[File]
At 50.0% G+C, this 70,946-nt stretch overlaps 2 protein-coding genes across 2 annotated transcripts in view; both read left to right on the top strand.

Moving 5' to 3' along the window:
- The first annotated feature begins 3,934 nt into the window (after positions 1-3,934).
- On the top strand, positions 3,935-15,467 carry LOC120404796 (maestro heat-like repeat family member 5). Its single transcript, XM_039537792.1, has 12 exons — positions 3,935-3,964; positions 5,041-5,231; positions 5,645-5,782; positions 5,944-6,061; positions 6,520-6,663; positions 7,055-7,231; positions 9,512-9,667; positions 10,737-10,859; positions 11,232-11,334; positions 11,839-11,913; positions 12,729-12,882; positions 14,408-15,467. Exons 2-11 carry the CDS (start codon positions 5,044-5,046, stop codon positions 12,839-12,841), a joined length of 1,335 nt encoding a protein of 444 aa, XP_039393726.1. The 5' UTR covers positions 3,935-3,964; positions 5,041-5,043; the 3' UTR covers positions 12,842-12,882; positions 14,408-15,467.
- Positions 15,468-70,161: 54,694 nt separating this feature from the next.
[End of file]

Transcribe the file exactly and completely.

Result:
At 50.0% G+C, this 70,946-nt stretch overlaps 2 protein-coding genes across 2 annotated transcripts in view; both read left to right on the top strand.

Moving 5' to 3' along the window:
- The first annotated feature begins 3,934 nt into the window (after positions 1-3,934).
- On the top strand, positions 3,935-15,467 carry LOC120404796 (maestro heat-like repeat family member 5). Its single transcript, XM_039537792.1, has 12 exons — positions 3,935-3,964; positions 5,041-5,231; positions 5,645-5,782; positions 5,944-6,061; positions 6,520-6,663; positions 7,055-7,231; positions 9,512-9,667; positions 10,737-10,859; positions 11,232-11,334; positions 11,839-11,913; positions 12,729-12,882; positions 14,408-15,467. Exons 2-11 carry the CDS (start codon positions 5,044-5,046, stop codon positions 12,839-12,841), a joined length of 1,335 nt encoding a protein of 444 aa, XP_039393726.1. The 5' UTR covers positions 3,935-3,964; positions 5,041-5,043; the 3' UTR covers positions 12,842-12,882; positions 14,408-15,467.
- Positions 15,468-70,161: 54,694 nt separating this feature from the next.